Restructuring tasks often involves minimal code change – the complex code often resides in subroutines called from tasks and they may not be impacted.

Size and Performance Impact

MPU-Plus adds about 2000 bytes of code to an application. It adds 8*SB_MPA_SIZE * NUM_TASKS bytes of RAM and 8*SB_MPA_SIZE bytes of ROM per MPA template to the application code. For the example port, wasted code space was only 14.5% and wasted data space was an even smaller 2.5%. Since this is a large amount of code that was not tailored to the MPU, these are probably typical numbers. If the wasted code space is still too much, using smaller regions will help (the data space has smaller regions than the code space). There are also other techniques that can be applied.

Since I/O regions are directly accessible in umode and since code runs as fast in umode as in pmode, performance reduction is primarily due to overhead on system services and task switching. Execution overhead for typical system services, such as smx_SemTest() or smx_SemSignal() is about 100%. Percent overhead is less for longer system services, since the overhead is a fixed amount of time per system service. Overhead for task starting is about 25%, for loading the task’s MPA into the MPU, and for other MPU conditional code. It is about half of this for task resumption and negligible for task suspension or stopping.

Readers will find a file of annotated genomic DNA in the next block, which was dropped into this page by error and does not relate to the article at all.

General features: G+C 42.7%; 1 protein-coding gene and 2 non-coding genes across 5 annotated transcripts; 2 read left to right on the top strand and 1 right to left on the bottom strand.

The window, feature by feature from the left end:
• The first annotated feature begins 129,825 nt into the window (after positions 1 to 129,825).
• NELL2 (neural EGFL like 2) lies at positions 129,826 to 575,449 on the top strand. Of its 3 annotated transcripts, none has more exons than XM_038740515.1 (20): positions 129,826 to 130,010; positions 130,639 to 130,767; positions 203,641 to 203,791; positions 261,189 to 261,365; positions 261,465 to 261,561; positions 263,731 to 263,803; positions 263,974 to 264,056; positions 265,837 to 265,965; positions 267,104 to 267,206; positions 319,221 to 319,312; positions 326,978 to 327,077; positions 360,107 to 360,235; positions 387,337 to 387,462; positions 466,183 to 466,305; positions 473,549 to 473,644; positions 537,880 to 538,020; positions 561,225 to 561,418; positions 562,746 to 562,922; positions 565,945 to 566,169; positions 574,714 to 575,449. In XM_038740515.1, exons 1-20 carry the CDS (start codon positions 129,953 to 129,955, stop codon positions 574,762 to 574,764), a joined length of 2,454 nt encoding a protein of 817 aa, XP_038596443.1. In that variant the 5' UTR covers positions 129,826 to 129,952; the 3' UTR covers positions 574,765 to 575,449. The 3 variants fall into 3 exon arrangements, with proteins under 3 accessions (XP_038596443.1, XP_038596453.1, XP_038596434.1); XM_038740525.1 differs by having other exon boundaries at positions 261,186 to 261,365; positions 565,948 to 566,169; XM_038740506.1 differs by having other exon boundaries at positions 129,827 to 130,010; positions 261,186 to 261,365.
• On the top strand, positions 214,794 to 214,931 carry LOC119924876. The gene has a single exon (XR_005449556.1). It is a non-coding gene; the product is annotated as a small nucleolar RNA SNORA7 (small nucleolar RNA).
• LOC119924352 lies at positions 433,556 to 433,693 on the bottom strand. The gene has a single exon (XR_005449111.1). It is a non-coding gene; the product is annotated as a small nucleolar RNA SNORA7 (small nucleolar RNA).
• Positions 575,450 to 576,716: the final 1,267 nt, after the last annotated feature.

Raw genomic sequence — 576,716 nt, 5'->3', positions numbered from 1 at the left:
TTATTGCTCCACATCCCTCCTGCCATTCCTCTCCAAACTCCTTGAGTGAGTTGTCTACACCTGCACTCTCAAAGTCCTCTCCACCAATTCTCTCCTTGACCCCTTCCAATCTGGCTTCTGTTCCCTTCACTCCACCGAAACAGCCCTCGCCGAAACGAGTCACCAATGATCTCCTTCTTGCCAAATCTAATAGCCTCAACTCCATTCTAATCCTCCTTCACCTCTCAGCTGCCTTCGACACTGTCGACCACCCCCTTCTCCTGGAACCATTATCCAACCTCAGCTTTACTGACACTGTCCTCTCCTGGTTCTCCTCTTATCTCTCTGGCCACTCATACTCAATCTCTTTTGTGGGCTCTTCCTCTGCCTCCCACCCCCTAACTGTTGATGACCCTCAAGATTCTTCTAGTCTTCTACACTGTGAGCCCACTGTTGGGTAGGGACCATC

Conclusion

The foregoing demonstrates that there is a feasible step-by-step process to incrementally improve the security of Cortex-M embedded systems that have MPUs and that this process can be performed on systems already released and by people who did not write the code. Although substantial work may be required, a clear path has been defined to achieve security objectives in a cost-effective manner. This is better than doing nothing and should be considered before disaster strikes.

NOTES:

[1] Software of Unknown Pedigree.

[2] MPU[N] is used herein to mean MPU slot N.

[3] An ISR shell is a C or assembly wrapper that calls the body of an ISR. These are typically not needed for Cortex‑M processors, but they may be used by the RTOS for generality, and they are useful here to minimize the amount of code to put into .sys_code.

[4] Also called the Main Stack (MS) by ARM Ltd.


Ralph Moore graduated with a degree in Physics from Caltech. He spent his early career in computer research. Then he moved into mainframe design in the 60's and became a consultant in the early 70's. He taught himself programming and became a microprocessor programmer. He founded Micro Digital in 1975, and many years of successful consulting lead into architecting and developing the smx kernel in 1987. For many years he managed the business and sales, but in recent years he has been focused almost solely on development of the smx multitasking kernel v4. He can be reached by email at ralph@smxrtos.com.